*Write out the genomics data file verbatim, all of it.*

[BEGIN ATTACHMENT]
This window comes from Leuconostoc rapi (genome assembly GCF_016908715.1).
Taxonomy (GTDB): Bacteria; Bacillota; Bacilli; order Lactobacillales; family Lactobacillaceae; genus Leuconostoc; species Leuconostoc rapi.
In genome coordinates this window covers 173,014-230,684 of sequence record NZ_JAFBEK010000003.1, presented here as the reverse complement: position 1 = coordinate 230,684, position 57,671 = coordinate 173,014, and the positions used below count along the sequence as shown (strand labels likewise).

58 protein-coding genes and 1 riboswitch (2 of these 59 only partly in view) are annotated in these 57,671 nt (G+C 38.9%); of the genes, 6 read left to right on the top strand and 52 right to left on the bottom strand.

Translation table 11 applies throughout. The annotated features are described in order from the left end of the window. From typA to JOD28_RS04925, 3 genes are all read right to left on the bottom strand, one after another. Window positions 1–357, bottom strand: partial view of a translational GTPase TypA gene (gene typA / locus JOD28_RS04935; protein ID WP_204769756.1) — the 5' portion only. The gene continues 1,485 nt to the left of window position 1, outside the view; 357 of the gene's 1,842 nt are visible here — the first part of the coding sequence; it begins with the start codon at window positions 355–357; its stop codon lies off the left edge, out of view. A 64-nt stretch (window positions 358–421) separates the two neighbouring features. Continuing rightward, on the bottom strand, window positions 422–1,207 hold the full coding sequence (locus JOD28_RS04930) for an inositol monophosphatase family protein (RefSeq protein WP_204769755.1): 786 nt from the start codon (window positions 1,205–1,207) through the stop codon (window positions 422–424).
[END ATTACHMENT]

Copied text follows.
This window comes from Leuconostoc rapi (genome assembly GCF_016908715.1).
Taxonomy (GTDB): Bacteria; Bacillota; Bacilli; order Lactobacillales; family Lactobacillaceae; genus Leuconostoc; species Leuconostoc rapi.
In genome coordinates this window covers 173,014-230,684 of sequence record NZ_JAFBEK010000003.1, presented here as the reverse complement: position 1 = coordinate 230,684, position 57,671 = coordinate 173,014, and the positions used below count along the sequence as shown (strand labels likewise).

58 protein-coding genes and 1 riboswitch (2 of these 59 only partly in view) are annotated in these 57,671 nt (G+C 38.9%); of the genes, 6 read left to right on the top strand and 52 right to left on the bottom strand.

Translation table 11 applies throughout. The annotated features are described in order from the left end of the window. From typA to JOD28_RS04925, 3 genes are all read right to left on the bottom strand, one after another. Window positions 1–357, bottom strand: partial view of a translational GTPase TypA gene (gene typA / locus JOD28_RS04935; protein ID WP_204769756.1) — the 5' portion only. The gene continues 1,485 nt to the left of window position 1, outside the view; 357 of the gene's 1,842 nt are visible here — the first part of the coding sequence; it begins with the start codon at window positions 355–357; its stop codon lies off the left edge, out of view. A 64-nt stretch (window positions 358–421) separates the two neighbouring features. Continuing rightward, on the bottom strand, window positions 422–1,207 hold the full coding sequence (locus JOD28_RS04930) for an inositol monophosphatase family protein (RefSeq protein WP_204769755.1): 786 nt from the start codon (window positions 1,205–1,207) through the stop codon (window positions 422–424).